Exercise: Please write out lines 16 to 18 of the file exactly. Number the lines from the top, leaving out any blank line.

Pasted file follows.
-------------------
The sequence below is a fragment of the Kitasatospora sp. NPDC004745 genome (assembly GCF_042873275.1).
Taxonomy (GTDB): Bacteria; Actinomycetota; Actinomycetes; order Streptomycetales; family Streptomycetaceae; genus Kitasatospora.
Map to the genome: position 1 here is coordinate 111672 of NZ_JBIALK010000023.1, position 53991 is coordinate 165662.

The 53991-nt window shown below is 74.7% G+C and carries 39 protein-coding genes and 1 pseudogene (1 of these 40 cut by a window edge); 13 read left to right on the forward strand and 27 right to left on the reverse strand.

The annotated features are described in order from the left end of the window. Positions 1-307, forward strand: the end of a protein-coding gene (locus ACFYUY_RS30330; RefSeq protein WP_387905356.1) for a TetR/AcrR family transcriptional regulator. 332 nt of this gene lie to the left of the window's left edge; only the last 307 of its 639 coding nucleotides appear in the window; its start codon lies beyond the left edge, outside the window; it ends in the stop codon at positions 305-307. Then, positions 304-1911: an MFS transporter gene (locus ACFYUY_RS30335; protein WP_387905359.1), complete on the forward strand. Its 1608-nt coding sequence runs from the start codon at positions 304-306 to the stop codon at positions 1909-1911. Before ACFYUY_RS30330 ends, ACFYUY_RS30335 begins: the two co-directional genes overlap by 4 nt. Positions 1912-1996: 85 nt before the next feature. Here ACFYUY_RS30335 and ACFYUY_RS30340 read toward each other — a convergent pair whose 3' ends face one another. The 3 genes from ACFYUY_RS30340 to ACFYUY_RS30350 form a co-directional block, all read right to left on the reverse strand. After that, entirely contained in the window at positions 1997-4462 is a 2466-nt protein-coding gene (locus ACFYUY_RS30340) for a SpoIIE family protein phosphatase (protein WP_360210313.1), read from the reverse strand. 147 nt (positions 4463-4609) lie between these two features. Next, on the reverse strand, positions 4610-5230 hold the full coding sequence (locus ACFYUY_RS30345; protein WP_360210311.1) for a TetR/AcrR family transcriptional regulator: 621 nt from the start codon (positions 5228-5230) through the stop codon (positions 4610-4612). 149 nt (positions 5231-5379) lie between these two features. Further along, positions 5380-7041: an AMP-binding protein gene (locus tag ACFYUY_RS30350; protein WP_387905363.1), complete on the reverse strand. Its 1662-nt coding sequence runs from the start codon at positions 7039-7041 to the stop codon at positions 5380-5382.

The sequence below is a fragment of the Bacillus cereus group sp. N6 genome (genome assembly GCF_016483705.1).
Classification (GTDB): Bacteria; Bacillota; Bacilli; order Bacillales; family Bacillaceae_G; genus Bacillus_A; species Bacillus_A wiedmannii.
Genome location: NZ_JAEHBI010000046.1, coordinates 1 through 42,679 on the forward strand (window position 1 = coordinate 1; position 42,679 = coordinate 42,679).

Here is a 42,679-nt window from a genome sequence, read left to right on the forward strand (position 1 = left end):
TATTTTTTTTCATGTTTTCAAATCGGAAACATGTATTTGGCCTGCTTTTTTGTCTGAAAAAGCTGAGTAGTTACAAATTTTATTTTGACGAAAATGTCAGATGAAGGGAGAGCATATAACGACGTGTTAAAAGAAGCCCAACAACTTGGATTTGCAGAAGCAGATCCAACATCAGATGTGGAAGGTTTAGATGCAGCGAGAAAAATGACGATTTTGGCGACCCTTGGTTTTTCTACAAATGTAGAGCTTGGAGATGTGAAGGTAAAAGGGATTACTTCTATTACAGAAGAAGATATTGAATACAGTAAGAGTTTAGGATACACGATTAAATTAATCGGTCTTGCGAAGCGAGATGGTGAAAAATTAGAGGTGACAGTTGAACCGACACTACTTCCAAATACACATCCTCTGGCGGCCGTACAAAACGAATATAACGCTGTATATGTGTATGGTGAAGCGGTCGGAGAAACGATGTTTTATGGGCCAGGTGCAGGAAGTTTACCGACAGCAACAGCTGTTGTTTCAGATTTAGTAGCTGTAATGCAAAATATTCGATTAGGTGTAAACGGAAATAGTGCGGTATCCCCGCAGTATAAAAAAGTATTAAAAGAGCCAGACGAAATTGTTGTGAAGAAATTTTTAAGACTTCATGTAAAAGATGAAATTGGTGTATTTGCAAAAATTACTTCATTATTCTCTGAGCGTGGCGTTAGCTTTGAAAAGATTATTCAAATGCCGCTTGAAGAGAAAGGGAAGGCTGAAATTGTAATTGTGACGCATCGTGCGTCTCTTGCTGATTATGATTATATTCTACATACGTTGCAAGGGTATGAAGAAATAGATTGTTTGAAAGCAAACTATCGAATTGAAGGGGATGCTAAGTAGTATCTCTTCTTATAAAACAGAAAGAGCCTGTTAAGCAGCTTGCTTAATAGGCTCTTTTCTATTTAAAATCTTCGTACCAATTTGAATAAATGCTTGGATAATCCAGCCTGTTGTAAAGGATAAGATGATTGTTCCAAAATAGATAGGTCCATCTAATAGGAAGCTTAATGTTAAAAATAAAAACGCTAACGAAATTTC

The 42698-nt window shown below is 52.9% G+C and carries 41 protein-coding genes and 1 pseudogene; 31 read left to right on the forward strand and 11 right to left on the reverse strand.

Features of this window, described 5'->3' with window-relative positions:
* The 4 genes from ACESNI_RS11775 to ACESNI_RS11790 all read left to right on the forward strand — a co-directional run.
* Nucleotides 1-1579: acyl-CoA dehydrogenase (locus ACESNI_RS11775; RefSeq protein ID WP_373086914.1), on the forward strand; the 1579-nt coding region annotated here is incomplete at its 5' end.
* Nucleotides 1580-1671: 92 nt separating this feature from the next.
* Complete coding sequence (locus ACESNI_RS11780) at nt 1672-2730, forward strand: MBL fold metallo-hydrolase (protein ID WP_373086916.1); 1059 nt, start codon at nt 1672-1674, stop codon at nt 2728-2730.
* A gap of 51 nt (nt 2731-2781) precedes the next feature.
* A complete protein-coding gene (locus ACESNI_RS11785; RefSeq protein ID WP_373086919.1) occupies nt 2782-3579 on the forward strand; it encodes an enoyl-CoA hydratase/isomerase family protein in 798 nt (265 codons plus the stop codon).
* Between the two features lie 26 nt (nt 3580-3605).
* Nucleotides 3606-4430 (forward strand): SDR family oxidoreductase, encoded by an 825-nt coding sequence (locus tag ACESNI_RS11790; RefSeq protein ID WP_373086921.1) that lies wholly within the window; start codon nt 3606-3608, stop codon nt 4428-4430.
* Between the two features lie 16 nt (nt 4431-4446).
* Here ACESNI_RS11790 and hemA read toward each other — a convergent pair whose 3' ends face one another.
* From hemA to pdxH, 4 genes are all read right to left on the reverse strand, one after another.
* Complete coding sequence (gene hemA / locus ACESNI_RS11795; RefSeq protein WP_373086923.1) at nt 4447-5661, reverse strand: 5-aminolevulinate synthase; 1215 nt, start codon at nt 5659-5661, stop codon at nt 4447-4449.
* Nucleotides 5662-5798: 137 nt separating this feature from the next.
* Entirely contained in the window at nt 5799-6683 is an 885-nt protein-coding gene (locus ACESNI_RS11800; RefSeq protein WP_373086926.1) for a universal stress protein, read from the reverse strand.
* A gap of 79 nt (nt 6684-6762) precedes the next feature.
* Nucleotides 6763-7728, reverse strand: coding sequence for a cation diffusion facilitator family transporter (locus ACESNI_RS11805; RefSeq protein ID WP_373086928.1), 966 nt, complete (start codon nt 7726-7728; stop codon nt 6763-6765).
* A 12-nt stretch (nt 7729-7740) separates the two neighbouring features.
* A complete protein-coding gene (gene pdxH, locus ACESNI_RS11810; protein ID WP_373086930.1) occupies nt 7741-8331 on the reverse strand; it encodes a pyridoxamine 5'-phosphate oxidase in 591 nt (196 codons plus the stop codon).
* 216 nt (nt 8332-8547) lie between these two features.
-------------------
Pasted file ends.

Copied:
* Complete coding sequence (locus ACESNI_RS11780) at nt 1672-2730, forward strand: MBL fold metallo-hydrolase (protein ID WP_373086916.1); 1059 nt, start codon at nt 1672-1674, stop codon at nt 2728-2730.
* A gap of 51 nt (nt 2731-2781) precedes the next feature.
* A complete protein-coding gene (locus ACESNI_RS11785; RefSeq protein ID WP_373086919.1) occupies nt 2782-3579 on the forward strand; it encodes an enoyl-CoA hydratase/isomerase family protein in 798 nt (265 codons plus the stop codon).